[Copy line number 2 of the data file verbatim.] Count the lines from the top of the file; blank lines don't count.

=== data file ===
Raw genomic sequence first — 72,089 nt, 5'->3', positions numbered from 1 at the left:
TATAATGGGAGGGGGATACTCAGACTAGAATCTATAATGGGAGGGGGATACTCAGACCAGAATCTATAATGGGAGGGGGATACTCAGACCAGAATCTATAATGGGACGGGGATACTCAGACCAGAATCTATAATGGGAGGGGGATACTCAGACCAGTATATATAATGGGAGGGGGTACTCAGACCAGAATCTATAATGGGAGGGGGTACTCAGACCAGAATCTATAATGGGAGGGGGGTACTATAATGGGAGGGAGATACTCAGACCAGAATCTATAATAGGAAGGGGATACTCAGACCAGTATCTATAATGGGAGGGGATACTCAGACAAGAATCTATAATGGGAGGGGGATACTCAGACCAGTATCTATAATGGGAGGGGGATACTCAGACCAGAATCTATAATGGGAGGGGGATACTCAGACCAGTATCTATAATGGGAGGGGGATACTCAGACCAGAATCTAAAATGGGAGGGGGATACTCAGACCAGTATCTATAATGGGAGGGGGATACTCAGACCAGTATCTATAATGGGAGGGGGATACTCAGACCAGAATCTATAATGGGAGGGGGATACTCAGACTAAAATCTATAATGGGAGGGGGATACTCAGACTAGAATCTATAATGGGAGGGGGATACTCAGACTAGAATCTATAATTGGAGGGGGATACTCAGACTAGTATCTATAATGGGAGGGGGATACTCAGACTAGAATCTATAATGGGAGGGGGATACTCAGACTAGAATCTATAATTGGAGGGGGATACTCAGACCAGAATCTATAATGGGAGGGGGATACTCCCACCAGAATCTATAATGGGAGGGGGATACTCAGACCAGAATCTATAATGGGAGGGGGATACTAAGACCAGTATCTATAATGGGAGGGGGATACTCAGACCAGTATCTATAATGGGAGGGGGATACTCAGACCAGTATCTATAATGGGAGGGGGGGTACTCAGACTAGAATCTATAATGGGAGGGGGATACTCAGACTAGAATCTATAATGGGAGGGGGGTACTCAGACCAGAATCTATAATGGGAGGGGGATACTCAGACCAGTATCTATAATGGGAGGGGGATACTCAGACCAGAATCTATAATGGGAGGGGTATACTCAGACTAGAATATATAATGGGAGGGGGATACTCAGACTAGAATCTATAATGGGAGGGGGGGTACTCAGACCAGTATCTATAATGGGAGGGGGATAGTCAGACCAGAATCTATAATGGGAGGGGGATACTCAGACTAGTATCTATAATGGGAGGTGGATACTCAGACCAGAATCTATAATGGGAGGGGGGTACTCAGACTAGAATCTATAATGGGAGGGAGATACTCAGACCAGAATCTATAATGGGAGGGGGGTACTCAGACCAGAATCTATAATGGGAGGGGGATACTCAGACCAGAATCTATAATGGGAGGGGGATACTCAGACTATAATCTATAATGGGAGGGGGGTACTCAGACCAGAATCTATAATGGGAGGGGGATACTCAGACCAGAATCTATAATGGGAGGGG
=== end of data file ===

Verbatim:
TATAATGGGAGGGGGATACTCAGACTAGAATCTATAATGGGAGGGGGATACTCAGACCAGAATCTATAATGGGAGGGGGATACTCAGACCAGAATCTATAATGGGACGGGGATACTCAGACCAGAATCTATAATGGGAGGGGGATACTCAGACCAGTATATATAATGGGAGGGGGTACTCAGACCAGAATCTATAATGGGAGGGGGTACTCAGACCAGAATCTATAATGGGAGGGGGGTACTATAATGGGAGGGAGATACTCAGACCAGAATCTATAATAGGAAGGGGATACTCAGACCAGTATCTATAATGGGAGGGGATACTCAGACAAGAATCTATAATGGGAGGGGGATACTCAGACCAGTATCTATAATGGGAGGGGGATACTCAGACCAGAATCTATAATGGGAGGGGGATACTCAGACCAGTATCTATAATGGGAGGGGGATACTCAGACCAGAATCTAAAATGGGAGGGGGATACTCAGACCAGTATCTATAATGGGAGGGGGATACTCAGACCAGTATCTATAATGGGAGGGGGATACTCAGACCAGAATCTATAATGGGAGGGGGATACTCAGACTAAAATCTATAATGGGAGGGGGATACTCAGACTAGAATCTATAATGGGAGGGGGATACTCAGACTAGAATCTATAATTGGAGGGGGATACTCAGACTAGTATCTATAATGGGAGGGGGATACTCAGACTAGAATCTATAATGGGAGGGGGATACTCAGACTAGAATCTATAATTGGAGGGGGATACTCAGACCAGAATCTATAATGGGAGGGGGATACTCCCACCAGAATCTATAATGGGAGGGGGATACTCAGACCAGAATCTATAATGGGAGGGGGATACTAAGACCAGTATCTATAATGGGAGGGGGATACTCAGACCAGTATCTATAATGGGAGGGGGATACTCAGACCAGTATCTATAATGGGAGGGGGGGTACTCAGACTAGAATCTATAATGGGAGGGGGATACTCAGACTAGAATCTATAATGGGAGGGGGGTACTCAGACCAGAATCTATAATGGGAGGGGGATACTCAGACCAGTATCTATAATGGGAGGGGGATACTCAGACCAGAATCTATAATGGGAGGGGTATACTCAGACTAGAATATATAATGGGAGGGGGATACTCAGACTAGAATCTATAATGGGAGGGGGGGTACTCAGACCAGTATCTATAATGGGAGGGGGATAGTCAGACCAGAATCTATAATGGGAGGGGGATACTCAGACTAGTATCTATAATGGGAGGTGGATACTCAGACCAGAATCTATAATGGGAGGGGGGTACTCAGACTAGAATCTATAATGGGAGGGAGATACTCAGACCAGAATCTATAATGGGAGGGGGGTACTCAGACCAGAATCTATAATGGGAGGGGGATACTCAGACCAGAATCTATAATGGGAGGGGGATACTCAGACTATAATCTATAATGGGAGGGGGGTACTCAGACCAGAATCTATAATGGGAGGGGGATACTCAGACCAGAATCTATAATGGGAGGGG